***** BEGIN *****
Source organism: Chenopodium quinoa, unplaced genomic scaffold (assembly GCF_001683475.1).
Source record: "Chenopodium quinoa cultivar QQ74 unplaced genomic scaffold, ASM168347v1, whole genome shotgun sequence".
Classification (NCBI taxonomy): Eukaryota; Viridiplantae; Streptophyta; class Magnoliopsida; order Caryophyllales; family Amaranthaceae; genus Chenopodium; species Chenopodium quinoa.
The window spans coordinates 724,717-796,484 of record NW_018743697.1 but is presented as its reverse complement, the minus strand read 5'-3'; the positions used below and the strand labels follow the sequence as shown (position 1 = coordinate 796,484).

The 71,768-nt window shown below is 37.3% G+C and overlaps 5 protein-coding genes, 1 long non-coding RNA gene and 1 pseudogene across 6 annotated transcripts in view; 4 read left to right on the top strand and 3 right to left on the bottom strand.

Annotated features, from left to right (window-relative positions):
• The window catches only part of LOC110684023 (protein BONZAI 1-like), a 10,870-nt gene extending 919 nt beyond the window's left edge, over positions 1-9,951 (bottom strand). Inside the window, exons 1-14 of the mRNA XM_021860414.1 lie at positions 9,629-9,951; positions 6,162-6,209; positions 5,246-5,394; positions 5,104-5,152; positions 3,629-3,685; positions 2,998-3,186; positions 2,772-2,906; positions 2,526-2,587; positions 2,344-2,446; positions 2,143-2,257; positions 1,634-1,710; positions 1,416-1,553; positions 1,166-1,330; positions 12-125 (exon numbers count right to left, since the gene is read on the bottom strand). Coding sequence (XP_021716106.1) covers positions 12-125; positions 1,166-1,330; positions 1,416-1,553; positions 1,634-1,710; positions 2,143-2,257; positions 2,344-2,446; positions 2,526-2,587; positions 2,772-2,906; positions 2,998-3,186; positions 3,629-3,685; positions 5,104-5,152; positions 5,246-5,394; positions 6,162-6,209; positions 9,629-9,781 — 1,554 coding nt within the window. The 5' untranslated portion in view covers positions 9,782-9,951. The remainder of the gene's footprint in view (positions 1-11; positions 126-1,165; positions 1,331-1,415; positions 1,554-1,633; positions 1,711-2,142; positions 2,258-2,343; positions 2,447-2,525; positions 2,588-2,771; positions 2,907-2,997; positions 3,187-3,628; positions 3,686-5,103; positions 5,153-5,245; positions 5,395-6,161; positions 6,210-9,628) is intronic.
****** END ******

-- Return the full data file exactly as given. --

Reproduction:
Source organism: Chenopodium quinoa, unplaced genomic scaffold (assembly GCF_001683475.1).
Source record: "Chenopodium quinoa cultivar QQ74 unplaced genomic scaffold, ASM168347v1, whole genome shotgun sequence".
Classification (NCBI taxonomy): Eukaryota; Viridiplantae; Streptophyta; class Magnoliopsida; order Caryophyllales; family Amaranthaceae; genus Chenopodium; species Chenopodium quinoa.
The window spans coordinates 724,717-796,484 of record NW_018743697.1 but is presented as its reverse complement, the minus strand read 5'-3'; the positions used below and the strand labels follow the sequence as shown (position 1 = coordinate 796,484).

The 71,768-nt window shown below is 37.3% G+C and overlaps 5 protein-coding genes, 1 long non-coding RNA gene and 1 pseudogene across 6 annotated transcripts in view; 4 read left to right on the top strand and 3 right to left on the bottom strand.

Annotated features, from left to right (window-relative positions):
• The window catches only part of LOC110684023 (protein BONZAI 1-like), a 10,870-nt gene extending 919 nt beyond the window's left edge, over positions 1-9,951 (bottom strand). Inside the window, exons 1-14 of the mRNA XM_021860414.1 lie at positions 9,629-9,951; positions 6,162-6,209; positions 5,246-5,394; positions 5,104-5,152; positions 3,629-3,685; positions 2,998-3,186; positions 2,772-2,906; positions 2,526-2,587; positions 2,344-2,446; positions 2,143-2,257; positions 1,634-1,710; positions 1,416-1,553; positions 1,166-1,330; positions 12-125 (exon numbers count right to left, since the gene is read on the bottom strand). Coding sequence (XP_021716106.1) covers positions 12-125; positions 1,166-1,330; positions 1,416-1,553; positions 1,634-1,710; positions 2,143-2,257; positions 2,344-2,446; positions 2,526-2,587; positions 2,772-2,906; positions 2,998-3,186; positions 3,629-3,685; positions 5,104-5,152; positions 5,246-5,394; positions 6,162-6,209; positions 9,629-9,781 — 1,554 coding nt within the window. The 5' untranslated portion in view covers positions 9,782-9,951. The remainder of the gene's footprint in view (positions 1-11; positions 126-1,165; positions 1,331-1,415; positions 1,554-1,633; positions 1,711-2,142; positions 2,258-2,343; positions 2,447-2,525; positions 2,588-2,771; positions 2,907-2,997; positions 3,187-3,628; positions 3,686-5,103; positions 5,153-5,245; positions 5,395-6,161; positions 6,210-9,628) is intronic.